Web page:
blue flamingos

Five times Sam opted for military action rather than diplomacy

Fandom: Stargate Atlantis

Category/Rated: Gen, PG

Year/Length: 2009/ ~745 words

Spoilers: SGA S4 and 501

Disclaimer: No, I don't own them, for which I should think they're profoundly grateful.

Feedback: Yes please. Even if it's bad. Especially if it's bad.

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1.

The Kluthans seemed like a perfectly nice people, and they certainly had a lot to offer Atlantis in terms of trading goods. What they didn't have, as far as Sam could tell, was a system of government which let them make decisions in less than a week. The IOA would have loved it. Sam, with three of her people lost somewhere in the forests that covered eighty per cent of the planet and were home to vicious rhino-like animals, and natives who wouldn't let her bring in jumpers without going through the government decision-making process, was less impressed.

The Kluthans locked their gate against Atlantis, which Sam hadn't known they could do, and turned two of their trading partners against the city. Sam didn't care: she had her people back, and no-one had gotten hurt. Firmly in the win column.

2.

The Haptrans were amongst Sam's favorite people to visit, not least because they treated her like a scientist. The alliance between them and Atlantis was purely diplomatic, no trading at all, very little material benefit to Atlantis, but the Haptrans had a lot of connections, and who knew when those might come in useful? She doesn't find out that the planet's been invaded until a week after it happens, when Lady Gadrej's first consort, Lady Nhilla, escapes through the gate with word.

Sam has a battalion of pissed off marines – they like the diplomatic dinners on Haptra – at her disposal, and the element of surprise. Liberation in time for tea, and she finally feels like Atlantis is holding up its side of the alliance.

3.

She's got someone who's kidnapped all the Athosians, a bunch of wraith hell-bent on destroying the populated worlds of Pegasus, and a virus spreading through human populations. Add in all the little details of being in charge of a base when she's barely been in charge of a gate team before, and the last thing Sam's in the mood for is anyone else causing trouble and trying anything with her people.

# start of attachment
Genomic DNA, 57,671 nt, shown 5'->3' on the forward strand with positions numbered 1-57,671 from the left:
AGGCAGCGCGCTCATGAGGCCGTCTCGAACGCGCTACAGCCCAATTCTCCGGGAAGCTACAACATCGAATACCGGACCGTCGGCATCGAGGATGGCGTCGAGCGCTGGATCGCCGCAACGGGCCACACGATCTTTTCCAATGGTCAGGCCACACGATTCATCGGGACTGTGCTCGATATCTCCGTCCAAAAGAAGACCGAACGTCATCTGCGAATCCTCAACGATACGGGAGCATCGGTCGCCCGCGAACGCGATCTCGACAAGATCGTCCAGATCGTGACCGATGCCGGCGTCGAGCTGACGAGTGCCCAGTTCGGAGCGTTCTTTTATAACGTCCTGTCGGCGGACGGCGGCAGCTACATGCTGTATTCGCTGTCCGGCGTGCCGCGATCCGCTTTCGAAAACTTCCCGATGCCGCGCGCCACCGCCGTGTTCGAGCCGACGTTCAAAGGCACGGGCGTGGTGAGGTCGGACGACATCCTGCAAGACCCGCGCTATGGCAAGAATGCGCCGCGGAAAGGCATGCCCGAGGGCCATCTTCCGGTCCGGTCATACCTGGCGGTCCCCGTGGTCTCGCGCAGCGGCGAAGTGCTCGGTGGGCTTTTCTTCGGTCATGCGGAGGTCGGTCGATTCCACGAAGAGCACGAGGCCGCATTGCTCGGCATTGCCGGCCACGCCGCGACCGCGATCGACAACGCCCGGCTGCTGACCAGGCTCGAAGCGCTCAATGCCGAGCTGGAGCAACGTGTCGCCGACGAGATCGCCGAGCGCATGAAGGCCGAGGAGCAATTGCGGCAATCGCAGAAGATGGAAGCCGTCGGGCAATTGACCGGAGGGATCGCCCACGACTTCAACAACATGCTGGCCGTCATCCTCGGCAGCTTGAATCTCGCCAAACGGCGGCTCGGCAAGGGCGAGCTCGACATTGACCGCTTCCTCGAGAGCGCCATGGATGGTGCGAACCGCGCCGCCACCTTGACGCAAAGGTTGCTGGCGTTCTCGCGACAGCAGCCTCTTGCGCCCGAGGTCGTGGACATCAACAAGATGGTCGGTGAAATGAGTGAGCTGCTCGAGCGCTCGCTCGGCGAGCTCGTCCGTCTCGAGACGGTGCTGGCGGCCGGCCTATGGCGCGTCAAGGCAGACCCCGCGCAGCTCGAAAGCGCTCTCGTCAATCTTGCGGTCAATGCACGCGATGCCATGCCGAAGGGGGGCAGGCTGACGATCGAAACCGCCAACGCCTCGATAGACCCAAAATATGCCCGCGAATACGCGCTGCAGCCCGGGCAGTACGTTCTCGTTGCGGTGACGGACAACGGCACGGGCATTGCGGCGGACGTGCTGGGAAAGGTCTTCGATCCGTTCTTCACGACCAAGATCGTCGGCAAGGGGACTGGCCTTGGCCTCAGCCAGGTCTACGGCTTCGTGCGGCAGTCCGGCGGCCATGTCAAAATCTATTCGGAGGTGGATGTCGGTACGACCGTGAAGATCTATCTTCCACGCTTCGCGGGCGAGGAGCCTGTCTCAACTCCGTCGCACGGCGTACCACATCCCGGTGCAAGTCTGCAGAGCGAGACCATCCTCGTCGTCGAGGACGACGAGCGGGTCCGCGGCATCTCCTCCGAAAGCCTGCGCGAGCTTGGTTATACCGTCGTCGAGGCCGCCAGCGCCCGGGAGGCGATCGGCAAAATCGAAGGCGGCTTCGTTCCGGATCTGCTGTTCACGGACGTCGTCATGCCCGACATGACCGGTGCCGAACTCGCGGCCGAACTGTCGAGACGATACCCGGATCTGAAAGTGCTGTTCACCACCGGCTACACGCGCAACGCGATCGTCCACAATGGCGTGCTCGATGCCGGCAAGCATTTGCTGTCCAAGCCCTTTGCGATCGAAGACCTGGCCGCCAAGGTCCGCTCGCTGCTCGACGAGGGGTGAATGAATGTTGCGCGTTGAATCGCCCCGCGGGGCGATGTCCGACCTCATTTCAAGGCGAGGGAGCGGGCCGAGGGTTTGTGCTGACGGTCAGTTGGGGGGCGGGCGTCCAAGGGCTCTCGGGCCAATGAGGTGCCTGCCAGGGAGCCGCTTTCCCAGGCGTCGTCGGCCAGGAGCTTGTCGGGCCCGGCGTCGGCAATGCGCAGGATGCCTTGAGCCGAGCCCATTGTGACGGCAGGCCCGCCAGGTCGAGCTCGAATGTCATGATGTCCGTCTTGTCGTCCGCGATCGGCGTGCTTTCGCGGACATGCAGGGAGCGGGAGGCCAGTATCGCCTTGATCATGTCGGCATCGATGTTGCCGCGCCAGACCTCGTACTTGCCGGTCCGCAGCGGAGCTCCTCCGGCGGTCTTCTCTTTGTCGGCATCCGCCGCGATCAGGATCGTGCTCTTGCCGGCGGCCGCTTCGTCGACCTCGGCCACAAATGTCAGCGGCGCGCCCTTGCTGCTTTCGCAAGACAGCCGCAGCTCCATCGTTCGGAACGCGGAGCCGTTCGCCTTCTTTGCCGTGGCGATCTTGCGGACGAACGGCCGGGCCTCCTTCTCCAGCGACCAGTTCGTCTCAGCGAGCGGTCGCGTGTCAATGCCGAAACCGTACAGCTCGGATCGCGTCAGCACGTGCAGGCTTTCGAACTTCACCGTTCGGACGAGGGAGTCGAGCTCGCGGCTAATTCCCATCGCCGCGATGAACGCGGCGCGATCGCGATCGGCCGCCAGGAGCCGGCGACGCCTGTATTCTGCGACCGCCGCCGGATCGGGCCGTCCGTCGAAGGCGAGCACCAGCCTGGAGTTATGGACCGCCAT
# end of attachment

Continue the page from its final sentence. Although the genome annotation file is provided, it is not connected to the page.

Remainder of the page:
She drops the shield for an expected trading party of four and gets twelve people, all armed, streaming through instead, and she doesn't think twice before she orders the shield up again. She barely hears the thud of bodies hitting it over the sound of marines disarming invaders. It's only much later, when the invaders are locked up and she catches Sheppard's expression as he looks at her, a mix of horror and something that might be awe, might just be respect, that the reality hits her.

She makes it back to her quarters before she throws up; maybe there's something to be grateful for in the transporters after all.

4.

Moss and Jefferson had been dead for two hours before Sam heard about it, on a gate-call from a diplomat who'd visited Atlantis, and recognized the two marines amongst the bodies in a bank robbery gone wrong.

"That was a fucking liberty day," Sheppard said when she told him, slumping back into his chair, exhausted and sad. "Do we know who shot them?"

It wasn't military action in the generally understood meaning of the term – she didn't send a troop of marines through to shoot their way to answers, or drag the people responsible back through the gate for a military trial. It sure as hell wasn't diplomacy either, twelve marines, plus Sheppard, Lorne and Ronon, sweeping in and offering their services in tracking down the people responsible. Apparently, the town elder took one look at their armed and dangerous crew and turned grateful for any help. Sam, knowing she's being irrational over a one-off, strikes the planet from the list of safe off-world away days.

5.

Everyone says the wraith are the wraith and there's no solution to be found in talking, that it's like your hamburger turning around and trying to reason with you. Sam's always sort of thought that actually the surprise of her hamburger trying to reason with her might just do it, and, also, everyone's clearly lying, because Atlantis has tried plenty of times to reason with the wraith. They're *working with* the wraith who drained Sheppard's life out of him. Clearly talking is an option, one that she tells herself she'll use, if she's ever in the position of needing to.

She keeps believing it, right up until she's looking at the ship where Teyla was being held. Then she doesn't think twice about ordering it destroyed.


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